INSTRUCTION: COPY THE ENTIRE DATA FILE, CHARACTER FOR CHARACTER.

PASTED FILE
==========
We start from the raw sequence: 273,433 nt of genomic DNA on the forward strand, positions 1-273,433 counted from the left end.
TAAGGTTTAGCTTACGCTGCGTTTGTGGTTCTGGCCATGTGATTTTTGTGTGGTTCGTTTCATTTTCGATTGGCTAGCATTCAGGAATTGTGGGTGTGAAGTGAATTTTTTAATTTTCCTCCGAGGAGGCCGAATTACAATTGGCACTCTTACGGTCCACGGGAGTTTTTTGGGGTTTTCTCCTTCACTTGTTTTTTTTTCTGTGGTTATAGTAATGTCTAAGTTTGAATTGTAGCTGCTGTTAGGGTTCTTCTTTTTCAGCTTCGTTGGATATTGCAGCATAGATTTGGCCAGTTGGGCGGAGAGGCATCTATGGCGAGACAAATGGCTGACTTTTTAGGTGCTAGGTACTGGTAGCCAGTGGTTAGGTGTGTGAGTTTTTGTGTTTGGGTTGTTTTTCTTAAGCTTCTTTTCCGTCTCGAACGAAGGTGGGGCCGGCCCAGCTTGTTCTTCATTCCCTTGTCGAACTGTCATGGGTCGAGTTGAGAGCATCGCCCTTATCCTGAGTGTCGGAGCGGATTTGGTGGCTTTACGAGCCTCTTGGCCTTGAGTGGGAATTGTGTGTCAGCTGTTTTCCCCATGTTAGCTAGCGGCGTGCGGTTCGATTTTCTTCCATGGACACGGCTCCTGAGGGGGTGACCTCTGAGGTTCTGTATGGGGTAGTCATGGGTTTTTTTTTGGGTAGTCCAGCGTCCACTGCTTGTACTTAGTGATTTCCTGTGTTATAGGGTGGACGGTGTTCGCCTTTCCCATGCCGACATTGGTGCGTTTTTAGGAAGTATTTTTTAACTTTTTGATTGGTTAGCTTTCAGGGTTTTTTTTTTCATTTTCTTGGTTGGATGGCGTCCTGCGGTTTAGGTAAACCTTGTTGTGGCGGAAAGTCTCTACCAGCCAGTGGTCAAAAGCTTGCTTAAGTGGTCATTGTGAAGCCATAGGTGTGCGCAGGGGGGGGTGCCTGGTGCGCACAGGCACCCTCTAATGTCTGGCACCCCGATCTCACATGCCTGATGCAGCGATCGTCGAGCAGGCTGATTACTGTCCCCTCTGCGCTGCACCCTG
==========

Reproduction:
We start from the raw sequence: 273,433 nt of genomic DNA on the forward strand, positions 1-273,433 counted from the left end.
TAAGGTTTAGCTTACGCTGCGTTTGTGGTTCTGGCCATGTGATTTTTGTGTGGTTCGTTTCATTTTCGATTGGCTAGCATTCAGGAATTGTGGGTGTGAAGTGAATTTTTTAATTTTCCTCCGAGGAGGCCGAATTACAATTGGCACTCTTACGGTCCACGGGAGTTTTTTGGGGTTTTCTCCTTCACTTGTTTTTTTTTCTGTGGTTATAGTAATGTCTAAGTTTGAATTGTAGCTGCTGTTAGGGTTCTTCTTTTTCAGCTTCGTTGGATATTGCAGCATAGATTTGGCCAGTTGGGCGGAGAGGCATCTATGGCGAGACAAATGGCTGACTTTTTAGGTGCTAGGTACTGGTAGCCAGTGGTTAGGTGTGTGAGTTTTTGTGTTTGGGTTGTTTTTCTTAAGCTTCTTTTCCGTCTCGAACGAAGGTGGGGCCGGCCCAGCTTGTTCTTCATTCCCTTGTCGAACTGTCATGGGTCGAGTTGAGAGCATCGCCCTTATCCTGAGTGTCGGAGCGGATTTGGTGGCTTTACGAGCCTCTTGGCCTTGAGTGGGAATTGTGTGTCAGCTGTTTTCCCCATGTTAGCTAGCGGCGTGCGGTTCGATTTTCTTCCATGGACACGGCTCCTGAGGGGGTGACCTCTGAGGTTCTGTATGGGGTAGTCATGGGTTTTTTTTTGGGTAGTCCAGCGTCCACTGCTTGTACTTAGTGATTTCCTGTGTTATAGGGTGGACGGTGTTCGCCTTTCCCATGCCGACATTGGTGCGTTTTTAGGAAGTATTTTTTAACTTTTTGATTGGTTAGCTTTCAGGGTTTTTTTTTTCATTTTCTTGGTTGGATGGCGTCCTGCGGTTTAGGTAAACCTTGTTGTGGCGGAAAGTCTCTACCAGCCAGTGGTCAAAAGCTTGCTTAAGTGGTCATTGTGAAGCCATAGGTGTGCGCAGGGGGGGGTGCCTGGTGCGCACAGGCACCCTCTAATGTCTGGCACCCCGATCTCACATGCCTGATGCAGCGATCGTCGAGCAGGCTGATTACTGTCCCCTCTGCGCTGCACCCTG